Without more information about Mr. Jobs' medical condition, it's impossible to say when the CEO might be able to return to work — if at all. Apple has a history of extreme secrecy when it comes to the iconic CEO's health, disclosing major illnesses only after the fact.
The company waited until after Mr. Jobs underwent surgery in 2004 to treat a very rare form of pancreatic cancer — an islet cell neuroendocrine tumor — before alerting investors. That type of cancer can be cured if diagnosed early, unlike the deadlier and more common adenocarcinoma.
By 2008, Mr. Jobs had lost a noticeable amount of weight, but Apple attributed his gaunt appearance to a "common bug." In January 2009, Mr. Jobs issued a statement saying the weight loss was caused by a hormone imbalance, and that the treatment was simple. He backtracked less than two weeks later, however, announcing a six-month medical leave. During that time, he received a liver transplant that came to light two months after it was performed.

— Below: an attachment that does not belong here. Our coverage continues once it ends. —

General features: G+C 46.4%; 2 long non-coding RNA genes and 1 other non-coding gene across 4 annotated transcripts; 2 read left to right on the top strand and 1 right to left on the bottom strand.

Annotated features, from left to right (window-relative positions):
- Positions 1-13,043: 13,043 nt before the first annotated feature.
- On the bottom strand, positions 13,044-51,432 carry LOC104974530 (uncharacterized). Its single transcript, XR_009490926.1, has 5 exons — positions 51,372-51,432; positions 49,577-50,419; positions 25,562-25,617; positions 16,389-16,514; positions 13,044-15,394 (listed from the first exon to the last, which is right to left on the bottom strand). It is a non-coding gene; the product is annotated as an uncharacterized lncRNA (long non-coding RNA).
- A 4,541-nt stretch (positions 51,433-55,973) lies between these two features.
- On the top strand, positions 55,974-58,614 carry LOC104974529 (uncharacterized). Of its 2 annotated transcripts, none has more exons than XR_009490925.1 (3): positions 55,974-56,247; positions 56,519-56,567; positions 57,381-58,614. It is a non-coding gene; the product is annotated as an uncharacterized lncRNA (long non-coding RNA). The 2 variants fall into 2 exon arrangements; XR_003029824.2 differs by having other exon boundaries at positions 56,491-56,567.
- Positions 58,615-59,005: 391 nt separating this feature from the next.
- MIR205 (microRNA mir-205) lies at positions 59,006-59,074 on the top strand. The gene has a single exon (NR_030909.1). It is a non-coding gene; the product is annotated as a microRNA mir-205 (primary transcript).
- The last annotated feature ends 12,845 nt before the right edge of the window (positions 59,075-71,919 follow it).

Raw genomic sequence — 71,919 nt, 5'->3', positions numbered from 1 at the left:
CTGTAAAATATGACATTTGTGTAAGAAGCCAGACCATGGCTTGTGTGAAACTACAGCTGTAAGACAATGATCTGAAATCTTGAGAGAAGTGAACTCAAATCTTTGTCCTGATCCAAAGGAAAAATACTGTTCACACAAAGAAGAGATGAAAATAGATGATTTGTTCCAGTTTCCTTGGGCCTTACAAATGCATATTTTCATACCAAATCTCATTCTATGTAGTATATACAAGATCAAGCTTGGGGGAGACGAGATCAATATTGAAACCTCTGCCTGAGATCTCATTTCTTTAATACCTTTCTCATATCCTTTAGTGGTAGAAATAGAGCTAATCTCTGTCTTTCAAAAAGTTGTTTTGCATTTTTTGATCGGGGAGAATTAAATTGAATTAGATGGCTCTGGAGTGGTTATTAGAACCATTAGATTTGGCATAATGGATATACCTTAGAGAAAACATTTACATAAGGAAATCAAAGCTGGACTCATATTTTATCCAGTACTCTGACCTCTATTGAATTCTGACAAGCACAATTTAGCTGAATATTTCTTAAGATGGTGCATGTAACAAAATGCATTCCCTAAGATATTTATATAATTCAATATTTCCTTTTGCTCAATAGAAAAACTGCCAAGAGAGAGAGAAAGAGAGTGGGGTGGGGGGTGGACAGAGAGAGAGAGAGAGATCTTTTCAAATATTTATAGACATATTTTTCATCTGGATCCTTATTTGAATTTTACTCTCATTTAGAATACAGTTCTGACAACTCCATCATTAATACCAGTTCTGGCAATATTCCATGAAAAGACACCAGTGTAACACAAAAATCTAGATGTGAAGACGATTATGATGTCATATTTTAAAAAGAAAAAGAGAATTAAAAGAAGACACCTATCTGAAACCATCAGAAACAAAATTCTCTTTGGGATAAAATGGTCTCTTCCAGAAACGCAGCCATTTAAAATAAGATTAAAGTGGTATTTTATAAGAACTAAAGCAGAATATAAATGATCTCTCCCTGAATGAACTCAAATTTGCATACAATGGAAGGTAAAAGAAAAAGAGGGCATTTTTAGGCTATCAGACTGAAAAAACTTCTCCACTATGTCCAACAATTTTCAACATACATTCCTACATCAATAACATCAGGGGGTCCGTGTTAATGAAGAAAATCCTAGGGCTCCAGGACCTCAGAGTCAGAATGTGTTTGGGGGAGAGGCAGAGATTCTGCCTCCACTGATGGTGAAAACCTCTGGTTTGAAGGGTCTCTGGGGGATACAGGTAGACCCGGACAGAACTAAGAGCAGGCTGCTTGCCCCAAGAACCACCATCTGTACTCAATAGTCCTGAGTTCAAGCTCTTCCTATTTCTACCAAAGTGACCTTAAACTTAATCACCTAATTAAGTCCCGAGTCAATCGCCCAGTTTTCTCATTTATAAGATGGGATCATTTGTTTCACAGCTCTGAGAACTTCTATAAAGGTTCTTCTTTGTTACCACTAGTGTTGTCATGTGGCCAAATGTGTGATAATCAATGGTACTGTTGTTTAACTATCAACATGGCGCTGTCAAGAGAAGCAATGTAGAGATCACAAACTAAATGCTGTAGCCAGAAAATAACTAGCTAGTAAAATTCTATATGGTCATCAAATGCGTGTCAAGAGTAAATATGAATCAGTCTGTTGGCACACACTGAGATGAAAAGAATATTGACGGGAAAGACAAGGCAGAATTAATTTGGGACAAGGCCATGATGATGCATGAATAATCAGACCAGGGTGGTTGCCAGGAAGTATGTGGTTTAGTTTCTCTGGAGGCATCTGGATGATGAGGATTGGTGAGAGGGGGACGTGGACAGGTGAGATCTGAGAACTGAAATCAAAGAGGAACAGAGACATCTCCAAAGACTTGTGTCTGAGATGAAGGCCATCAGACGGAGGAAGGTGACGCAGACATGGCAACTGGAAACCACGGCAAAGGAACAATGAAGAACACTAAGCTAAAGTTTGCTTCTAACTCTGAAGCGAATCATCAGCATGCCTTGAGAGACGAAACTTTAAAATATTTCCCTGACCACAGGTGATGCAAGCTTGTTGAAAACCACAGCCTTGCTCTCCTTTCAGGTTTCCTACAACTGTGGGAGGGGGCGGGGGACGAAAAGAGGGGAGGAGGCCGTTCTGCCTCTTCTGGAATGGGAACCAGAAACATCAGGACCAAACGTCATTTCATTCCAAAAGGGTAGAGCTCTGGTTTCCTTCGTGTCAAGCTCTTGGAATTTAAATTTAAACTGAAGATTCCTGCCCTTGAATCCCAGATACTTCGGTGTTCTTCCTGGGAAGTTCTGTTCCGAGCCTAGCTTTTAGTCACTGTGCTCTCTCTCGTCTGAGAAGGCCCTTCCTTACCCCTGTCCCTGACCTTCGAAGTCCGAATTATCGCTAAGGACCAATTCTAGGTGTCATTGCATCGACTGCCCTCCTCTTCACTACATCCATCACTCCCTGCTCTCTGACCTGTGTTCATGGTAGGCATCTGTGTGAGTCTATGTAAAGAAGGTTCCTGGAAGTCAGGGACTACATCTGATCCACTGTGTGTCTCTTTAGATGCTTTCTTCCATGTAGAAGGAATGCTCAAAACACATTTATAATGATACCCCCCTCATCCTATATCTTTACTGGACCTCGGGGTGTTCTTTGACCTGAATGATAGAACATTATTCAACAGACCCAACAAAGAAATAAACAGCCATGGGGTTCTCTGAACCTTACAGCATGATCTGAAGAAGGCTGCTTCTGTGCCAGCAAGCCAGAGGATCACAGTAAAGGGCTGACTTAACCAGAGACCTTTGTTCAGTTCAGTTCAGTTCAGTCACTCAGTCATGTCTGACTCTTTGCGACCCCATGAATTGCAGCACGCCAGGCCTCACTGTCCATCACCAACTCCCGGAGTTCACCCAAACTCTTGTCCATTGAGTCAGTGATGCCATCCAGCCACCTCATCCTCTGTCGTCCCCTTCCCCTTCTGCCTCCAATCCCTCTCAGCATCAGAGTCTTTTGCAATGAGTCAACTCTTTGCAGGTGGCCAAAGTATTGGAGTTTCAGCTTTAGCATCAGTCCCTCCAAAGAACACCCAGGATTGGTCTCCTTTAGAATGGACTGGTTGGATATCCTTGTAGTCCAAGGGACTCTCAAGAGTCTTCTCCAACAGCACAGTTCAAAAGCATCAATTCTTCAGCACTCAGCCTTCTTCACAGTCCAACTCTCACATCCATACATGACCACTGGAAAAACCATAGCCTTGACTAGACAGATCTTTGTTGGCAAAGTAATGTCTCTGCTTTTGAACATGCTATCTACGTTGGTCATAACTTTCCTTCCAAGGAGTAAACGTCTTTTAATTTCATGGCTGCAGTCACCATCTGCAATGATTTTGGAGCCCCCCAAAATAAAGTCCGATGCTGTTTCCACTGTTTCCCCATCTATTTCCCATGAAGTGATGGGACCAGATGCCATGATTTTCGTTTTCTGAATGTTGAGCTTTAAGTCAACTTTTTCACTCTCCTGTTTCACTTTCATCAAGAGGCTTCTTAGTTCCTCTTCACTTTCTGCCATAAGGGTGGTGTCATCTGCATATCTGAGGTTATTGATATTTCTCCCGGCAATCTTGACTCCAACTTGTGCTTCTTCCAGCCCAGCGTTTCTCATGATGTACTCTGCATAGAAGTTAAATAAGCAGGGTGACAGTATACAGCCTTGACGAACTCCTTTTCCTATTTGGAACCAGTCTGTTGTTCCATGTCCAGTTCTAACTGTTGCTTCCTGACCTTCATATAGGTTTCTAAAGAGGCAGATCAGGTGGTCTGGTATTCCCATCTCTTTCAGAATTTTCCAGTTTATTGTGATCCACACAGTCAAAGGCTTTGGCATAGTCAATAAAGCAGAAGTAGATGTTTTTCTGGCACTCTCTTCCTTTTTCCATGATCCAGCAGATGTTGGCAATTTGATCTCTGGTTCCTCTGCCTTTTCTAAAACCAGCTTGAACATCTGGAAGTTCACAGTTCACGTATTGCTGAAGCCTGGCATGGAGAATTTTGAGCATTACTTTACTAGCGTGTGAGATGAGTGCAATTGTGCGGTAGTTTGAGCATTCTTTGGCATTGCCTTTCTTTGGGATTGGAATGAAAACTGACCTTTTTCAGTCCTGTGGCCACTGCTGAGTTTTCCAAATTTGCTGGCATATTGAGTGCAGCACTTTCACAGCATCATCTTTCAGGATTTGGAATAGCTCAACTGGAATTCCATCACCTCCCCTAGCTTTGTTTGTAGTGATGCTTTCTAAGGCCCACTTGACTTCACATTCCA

Methodist University Hospital Transplant Institute in Memphis, which performed Mr. Jobs' 2009 transplant, said Monday that he is not a patient. It declined to comment on his current condition.
Medical experts who do not treat Mr. Jobs can make some educated guesses.
Dr. Michael Poryako, medical director of liver transplantation at Vanderbilt University Medical Center in Nashville, listed a slew of conditions that might be affecting Mr. Jobs, including jaundice and kidney and vascular problems — not to mention side effects from the immunosuppressant drugs patients take following an organ transplant.